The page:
Shirley

April 3, 2013

From: shirleympitts@cox.net 

Subject: Wedding 

Jason,

About two weeks ago, Alan and Steve got a marriage license in D. C.  They have to wait until this coming weekend to have the ceremony.  They’ve lived together as a married couple for 10 years but they want to celebrate it publicly like any other couple gets to do, and they want to do it for legal protection.

I wish you were allowed to perform their wedding. If God’s love is unconditional for someone like me, then I believe it’s unconditional for a couple like them- they’re both better Christians than I’ve been in my life.

I’ve been a church person my whole life, but I feel like I’ve only been a Christian for the late part of my life.

I wish you were allowed to perform their wedding, but I also care about you too much to want you to get into trouble with the bishop. Lord knows you manage to do that plenty on your own. Maybe you can just come to the ceremony as a guest?

Shirley

April 7, 2013

From: shirleympitts@cox.net

Subject: Minister

Jason,

I was just thinking. I bet it’s good to be a minister because you get to see for yourself how God really does change people and work in their lives. You get a front row seat. It must give you a pretty strong argument for the existence of God.

Shirley

May 22, 2013

From: shirleympitts@cox.net 

Subject: Les’s Funeral 

Jason,

You did a wonderful job with Les Norton’s funeral yesterday. In fact, I left praying that you’ll be the one to do my service. Funerals should be honest about how every Christian is a mixture of sinner and saint. You know better than most my ratio of those two qualities.

I think funerals can afford to be honest too because of how you put the Gospel one time in your sermon on the prodigal son. You said God says to us: “Nothing you do can make me love you more, and nothing you do can make me love you less.” 

I’ve done plenty, I confess. Your precious boys make me regret every ignorant thing I ever said about Hispanics. I’ve never been racist, I don’t think, but ignorant? Probably. In ways you can’t even notice when you’ve grown when I did in a place like Arkansas. I wonder if that’s what is meant by original sin. You’re just born into sins like racism and you need God’s help to exorcise it from you.

Shirley

February 10, 2015

From: shirleympitts@cox.net 

Subject: Love You

Jason,

I don’t know if you’re checking your email or not. Dennis told me about your surgery and how it’s likely cancer.

I just left a message on your voicemail. I called the nurses station at the hospital too but they said they couldn’t connect me since I’m not family. I thought about telling them a thing or two about church family, the communion of saints, but I worried if I was too pushy they’d take it out on you. I’m sure you’re hard enough to handle as a patient as it is.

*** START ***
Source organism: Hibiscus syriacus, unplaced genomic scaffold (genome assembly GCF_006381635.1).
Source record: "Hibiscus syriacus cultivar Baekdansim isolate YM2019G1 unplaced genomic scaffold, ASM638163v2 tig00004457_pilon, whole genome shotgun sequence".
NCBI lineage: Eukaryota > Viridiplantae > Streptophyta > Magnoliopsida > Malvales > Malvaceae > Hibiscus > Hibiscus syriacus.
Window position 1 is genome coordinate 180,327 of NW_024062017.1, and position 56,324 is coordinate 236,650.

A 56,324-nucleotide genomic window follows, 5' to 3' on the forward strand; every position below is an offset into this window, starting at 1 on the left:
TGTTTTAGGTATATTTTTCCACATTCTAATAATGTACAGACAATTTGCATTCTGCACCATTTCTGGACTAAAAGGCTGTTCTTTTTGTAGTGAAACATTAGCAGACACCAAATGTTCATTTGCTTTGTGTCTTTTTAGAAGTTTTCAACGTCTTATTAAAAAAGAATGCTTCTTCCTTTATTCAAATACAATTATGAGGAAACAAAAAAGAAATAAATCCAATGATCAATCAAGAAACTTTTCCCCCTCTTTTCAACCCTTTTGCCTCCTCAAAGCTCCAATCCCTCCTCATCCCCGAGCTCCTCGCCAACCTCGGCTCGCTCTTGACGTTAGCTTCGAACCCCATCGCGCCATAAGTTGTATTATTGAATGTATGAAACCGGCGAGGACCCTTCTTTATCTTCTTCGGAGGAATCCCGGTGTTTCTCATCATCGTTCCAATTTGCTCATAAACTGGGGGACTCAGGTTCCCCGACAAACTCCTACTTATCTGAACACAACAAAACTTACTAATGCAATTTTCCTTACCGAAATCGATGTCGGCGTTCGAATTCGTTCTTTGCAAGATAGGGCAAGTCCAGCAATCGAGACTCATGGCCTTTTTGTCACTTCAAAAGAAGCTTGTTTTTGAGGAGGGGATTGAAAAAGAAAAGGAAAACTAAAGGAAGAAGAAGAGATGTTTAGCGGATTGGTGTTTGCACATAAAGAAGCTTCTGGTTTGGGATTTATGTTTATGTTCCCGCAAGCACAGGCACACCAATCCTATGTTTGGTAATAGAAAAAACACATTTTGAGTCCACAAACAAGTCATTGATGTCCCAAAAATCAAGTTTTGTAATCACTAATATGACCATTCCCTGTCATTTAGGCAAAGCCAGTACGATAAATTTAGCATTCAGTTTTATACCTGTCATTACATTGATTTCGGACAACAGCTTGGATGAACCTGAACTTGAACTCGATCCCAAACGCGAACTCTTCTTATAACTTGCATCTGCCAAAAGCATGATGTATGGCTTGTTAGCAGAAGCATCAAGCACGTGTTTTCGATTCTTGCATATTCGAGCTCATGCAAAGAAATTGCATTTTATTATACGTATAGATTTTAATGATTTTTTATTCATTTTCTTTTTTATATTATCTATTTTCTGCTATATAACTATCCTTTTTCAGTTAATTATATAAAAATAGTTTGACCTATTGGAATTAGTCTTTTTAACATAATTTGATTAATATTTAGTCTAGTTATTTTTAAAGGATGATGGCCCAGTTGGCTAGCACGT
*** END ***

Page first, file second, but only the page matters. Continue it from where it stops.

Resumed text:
Anyways, I wanted you to know I love you. I prayed for you tonight, and for Ali, and your beautiful boys.

Love,

Shirley

February 5, 2016

From: shirleympitts@cox.net 

Subject: Cancer Buddies

Jason,

Who would’ve guessed that we’d end up getting cancer together at the same time? I’m down in Richmond now in a facility. It’s nice and near Alan and Steve, but I miss my church. I hope that before I die (and I know I’m dying) you can come visit me. In the past I would’ve been too vain to have anyone see me like this but I don’t care now. I guess that sounds like bragging doesn’t it? And that’s a sort of vanity too. Being Christian never really gets easier does it?

I’d like to see you one last time when you’re able. To see you, but also I’d like to confess my sins to you too before I go and even more I’d like to hear you tell me how God forgives me for all of them. Not because I don’t believe it but because believing it is what Christians share in common.

You think that’s why John Wesley said the “communion of saints” was his favorite part of the creed?

Have you seen those bumper stickers that say “God’s Not a Republican?”

Lord, I hope they’re not wrong.

In Christ,

Shirley

“Jesus did this in Cana of Galilee, the first of his signs, and revealed his glory.”

     We moderns- we find miracles like water into wine problematic. Superstitious even believers secretly say.

But-

Why is it that we find it difficult to believe that Jesus suddenly and immediately turned ordinary water into exceptional wine when Jesus works slow, lifetime-long miracles all around us?

Why is it hard for us to believe that back then Jesus transformed water into wine when, even now, Jesus transforms entire lives?